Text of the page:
Organizational Sustainability


Stages of Alliance Formation2

A typical strategic alliance formation process involves these steps:

  1. Strategy Development: Strategy development involves studying the alliance‘s feasibility, objectives and rationale, focusing on the major issues and challenges and development of resource strategies for production, technology, and people. It requires aligning alliance objectives with the overall corporate strategy.
  2. Partner Assessment: Partner assessment involves analyzing a potential partner‘s strengths and weaknesses, creating strategies for accommodating all partners‘ management styles, preparing appropriate partner selection criteria, understanding a partner‘s motives for joining the alliance and addressing resource capability gaps that may exist for a partner.
  3. Contract Negotiation: Contract negotiations involves determining whether all parties have realistic objectives, forming high calibre negotiating teams, defining each partner‘s contributions and rewards as well as protect any proprietary information, addressing termination clauses, penalties for poor performance, and highlighting the degree to which arbitration procedures are clearly stated and understood.
  4. Alliance Operation: Alliance operations involves addressing senior management‘s commitment, finding the calibre of resources devoted to the alliance, linking of budgets and resources with strategic priorities, measuring and rewarding alliance performance, and assessing the performance and results of the alliance.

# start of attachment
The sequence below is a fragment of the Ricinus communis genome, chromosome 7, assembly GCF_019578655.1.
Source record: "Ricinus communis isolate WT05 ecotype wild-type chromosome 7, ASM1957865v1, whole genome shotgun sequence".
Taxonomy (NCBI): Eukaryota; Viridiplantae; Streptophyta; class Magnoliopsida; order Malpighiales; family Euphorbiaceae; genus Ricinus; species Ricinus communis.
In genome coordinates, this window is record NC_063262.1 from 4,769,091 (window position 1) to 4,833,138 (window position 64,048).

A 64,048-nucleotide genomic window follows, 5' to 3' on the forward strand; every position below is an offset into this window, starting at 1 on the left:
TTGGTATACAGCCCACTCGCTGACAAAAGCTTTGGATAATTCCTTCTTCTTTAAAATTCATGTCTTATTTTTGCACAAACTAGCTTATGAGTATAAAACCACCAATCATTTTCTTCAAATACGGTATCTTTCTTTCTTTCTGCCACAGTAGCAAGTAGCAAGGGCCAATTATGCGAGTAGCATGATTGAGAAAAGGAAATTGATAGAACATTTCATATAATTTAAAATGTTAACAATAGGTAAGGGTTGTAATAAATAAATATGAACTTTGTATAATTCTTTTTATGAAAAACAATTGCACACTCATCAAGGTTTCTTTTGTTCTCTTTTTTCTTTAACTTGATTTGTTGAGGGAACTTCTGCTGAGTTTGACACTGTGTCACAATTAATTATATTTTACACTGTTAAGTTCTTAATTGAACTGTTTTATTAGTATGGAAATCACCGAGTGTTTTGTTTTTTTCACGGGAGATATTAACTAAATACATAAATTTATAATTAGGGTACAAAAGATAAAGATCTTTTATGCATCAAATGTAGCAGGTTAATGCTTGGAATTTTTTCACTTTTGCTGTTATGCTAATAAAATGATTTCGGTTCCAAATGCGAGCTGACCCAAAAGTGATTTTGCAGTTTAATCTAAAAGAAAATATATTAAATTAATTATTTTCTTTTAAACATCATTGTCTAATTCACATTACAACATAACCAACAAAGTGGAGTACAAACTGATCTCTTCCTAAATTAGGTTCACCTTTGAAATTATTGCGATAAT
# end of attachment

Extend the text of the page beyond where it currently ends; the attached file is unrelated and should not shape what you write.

5. Alliance Termination: Alliance termination involves winding down the alliance, for instance, when its objectives have been met or cannot be met, or when a partner adjusts priorities or re-allocates resources elsewhere.


The Valmiera Region Community Foundation (No. 14) wants to establish strong and engaged partnerships with seven new municipalities to achieve greater local government support for its projects. Thus it plans to set up meetings with mayors and their executive staff, agree on forms of partnership, and arrange publicity campaigns for these meetings.

The John D. Gerhart Center for Philanthropy and Civic Engagement recognizes that a joint initiative with the corporate sector will result in more effective resource mobilization that may result from having a wider base fundraising-wise. Thus efforts are directed primarily to “a) engage the corporate sector more effectively in its Corporate Sustainability Capacity Building Program; b) hold focus groups with members of the Egyptian corporate sector; c) distribute a basic survey to companies beyond Egypt in the Arab region to identify their capacity building needs (use phone conversations, face to face meetings); e) identify five companies in the region that we can begin to build partnerships with ; and f) develop a partnership agreement/proposal specifically for the private sector.

The Cahul Community Foundation believes that if the local public administration (LPA) becomes a donor to its grant matching program, then its impact as a grant-making institution will be increased. Thus it will convince the LPAs to be its partner through a series of planned steps.

2: Loc. Cit.